Chart of the WeekWhen it Comes to Services vs. Manufacturing, Words Matter

2021-02-16T10:00:21-05:00February 16, 2021|

By Reda Cherif and Fuad Hasanov

Efforts to revive national manufacturing sectors get a lot of airtime. After all, the sector propelled many East and South East Asian economies—the so-called “East Asia Miracle”—and was a gateway to the middle class for millions of workers. However, for all the obsession with manufacturing, economists for their part seem to be more preoccupied with services.

To confirm this, we combed through thousands of IMF reports on countries’ economies from 1978 to 2019. Using 113 distinct terms related to growth theory and policy—ranging from “infrastructure” to “liberalization”—we computed the relative weights of each term across countries and years. As shown in our chart of the week, “services” is used more than any other term.

In fact, across all countries and years, “services” comprises about 20 percent of the occurrences of all terms, with tourism in particular getting more attention. “Agriculture” and “agricultural” are the second most frequently used terms, followed by “industry” and “industrial.” By contrast, “manufacturing” comes up only 2 to 5 percent of the time, depending on the income group (5 percent for advanced economies). “Manufacturing” appears even less often than terms such as “institutions,” “privatization,” and […]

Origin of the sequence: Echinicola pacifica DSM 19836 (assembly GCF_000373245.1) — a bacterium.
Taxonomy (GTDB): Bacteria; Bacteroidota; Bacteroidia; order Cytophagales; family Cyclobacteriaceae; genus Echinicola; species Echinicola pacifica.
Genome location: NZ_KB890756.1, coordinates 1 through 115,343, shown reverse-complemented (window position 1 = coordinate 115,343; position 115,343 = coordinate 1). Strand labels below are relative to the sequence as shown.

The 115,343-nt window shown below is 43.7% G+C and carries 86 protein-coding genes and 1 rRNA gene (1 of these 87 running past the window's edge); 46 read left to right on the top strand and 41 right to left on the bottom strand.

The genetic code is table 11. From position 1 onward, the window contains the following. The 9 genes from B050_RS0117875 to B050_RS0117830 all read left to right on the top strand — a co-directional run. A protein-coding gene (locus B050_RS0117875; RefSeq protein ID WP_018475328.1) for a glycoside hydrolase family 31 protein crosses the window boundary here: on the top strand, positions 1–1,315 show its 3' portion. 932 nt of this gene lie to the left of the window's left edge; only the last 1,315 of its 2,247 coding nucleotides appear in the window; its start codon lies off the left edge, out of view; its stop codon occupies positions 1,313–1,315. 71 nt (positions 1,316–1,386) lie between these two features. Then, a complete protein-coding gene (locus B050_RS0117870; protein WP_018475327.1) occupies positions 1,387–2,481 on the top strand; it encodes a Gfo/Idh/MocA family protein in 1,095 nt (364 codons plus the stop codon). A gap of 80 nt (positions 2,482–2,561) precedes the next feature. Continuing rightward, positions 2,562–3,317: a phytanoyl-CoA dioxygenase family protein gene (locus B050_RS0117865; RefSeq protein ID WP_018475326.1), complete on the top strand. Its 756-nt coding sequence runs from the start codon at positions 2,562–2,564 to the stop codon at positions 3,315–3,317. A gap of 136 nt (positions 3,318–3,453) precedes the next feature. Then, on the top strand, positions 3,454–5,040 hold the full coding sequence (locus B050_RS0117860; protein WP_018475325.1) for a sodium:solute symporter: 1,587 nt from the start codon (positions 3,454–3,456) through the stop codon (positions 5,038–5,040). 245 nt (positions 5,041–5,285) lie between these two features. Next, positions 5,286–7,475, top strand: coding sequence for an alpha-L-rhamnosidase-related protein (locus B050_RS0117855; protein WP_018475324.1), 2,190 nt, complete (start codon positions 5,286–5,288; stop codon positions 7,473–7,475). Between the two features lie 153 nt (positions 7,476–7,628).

Limiting the Economic Fallout of the Coronavirus with Large Targeted Policies

2020-03-18T14:41:03-04:00March 9, 2020|

This blog is part of a special series on the response to the coronavirus.

By Gita Gopinath

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This health crisis will have a significant economic fallout, reflecting shocks to supply and demand different from past crises. Substantial targeted policies are needed to support the economy through the epidemic, keeping intact the web of economic and financial relationships between workers and businesses, lenders and borrowers, and suppliers and end-users for activity to recover once the outbreak fades. The goal is to prevent a temporary crisis from permanently harming people and firms through job losses and bankruptcies. […]

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